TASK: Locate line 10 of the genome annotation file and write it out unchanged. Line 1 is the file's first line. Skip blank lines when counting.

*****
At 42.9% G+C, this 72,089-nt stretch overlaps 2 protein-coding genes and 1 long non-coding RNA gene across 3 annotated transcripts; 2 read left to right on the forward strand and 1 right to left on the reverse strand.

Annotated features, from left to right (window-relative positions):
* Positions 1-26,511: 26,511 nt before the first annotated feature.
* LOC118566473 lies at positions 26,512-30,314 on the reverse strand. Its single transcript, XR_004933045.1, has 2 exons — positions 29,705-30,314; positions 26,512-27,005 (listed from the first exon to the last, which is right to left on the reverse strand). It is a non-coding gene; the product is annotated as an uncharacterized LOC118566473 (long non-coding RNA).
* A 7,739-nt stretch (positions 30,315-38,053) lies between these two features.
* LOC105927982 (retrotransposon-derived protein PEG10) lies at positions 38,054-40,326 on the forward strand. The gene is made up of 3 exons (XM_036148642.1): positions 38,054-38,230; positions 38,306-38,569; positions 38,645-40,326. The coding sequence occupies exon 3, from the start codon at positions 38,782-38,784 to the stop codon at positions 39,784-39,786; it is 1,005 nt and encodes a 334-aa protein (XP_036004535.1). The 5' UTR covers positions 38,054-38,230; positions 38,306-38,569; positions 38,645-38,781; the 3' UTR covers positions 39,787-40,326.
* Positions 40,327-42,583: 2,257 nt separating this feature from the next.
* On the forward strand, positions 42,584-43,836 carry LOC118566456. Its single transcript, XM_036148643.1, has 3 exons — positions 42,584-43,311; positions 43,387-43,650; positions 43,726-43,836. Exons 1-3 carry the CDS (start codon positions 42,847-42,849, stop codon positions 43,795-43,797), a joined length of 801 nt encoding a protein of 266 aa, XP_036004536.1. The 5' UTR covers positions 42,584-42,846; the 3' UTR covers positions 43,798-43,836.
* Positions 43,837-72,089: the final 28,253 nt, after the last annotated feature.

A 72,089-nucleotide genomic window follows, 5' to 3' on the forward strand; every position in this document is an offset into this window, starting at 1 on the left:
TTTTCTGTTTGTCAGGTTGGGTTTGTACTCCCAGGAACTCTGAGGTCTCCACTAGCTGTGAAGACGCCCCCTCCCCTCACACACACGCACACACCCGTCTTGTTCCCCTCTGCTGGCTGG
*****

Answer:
A 72,089-nucleotide genomic window follows, 5' to 3' on the forward strand; every position in this document is an offset into this window, starting at 1 on the left: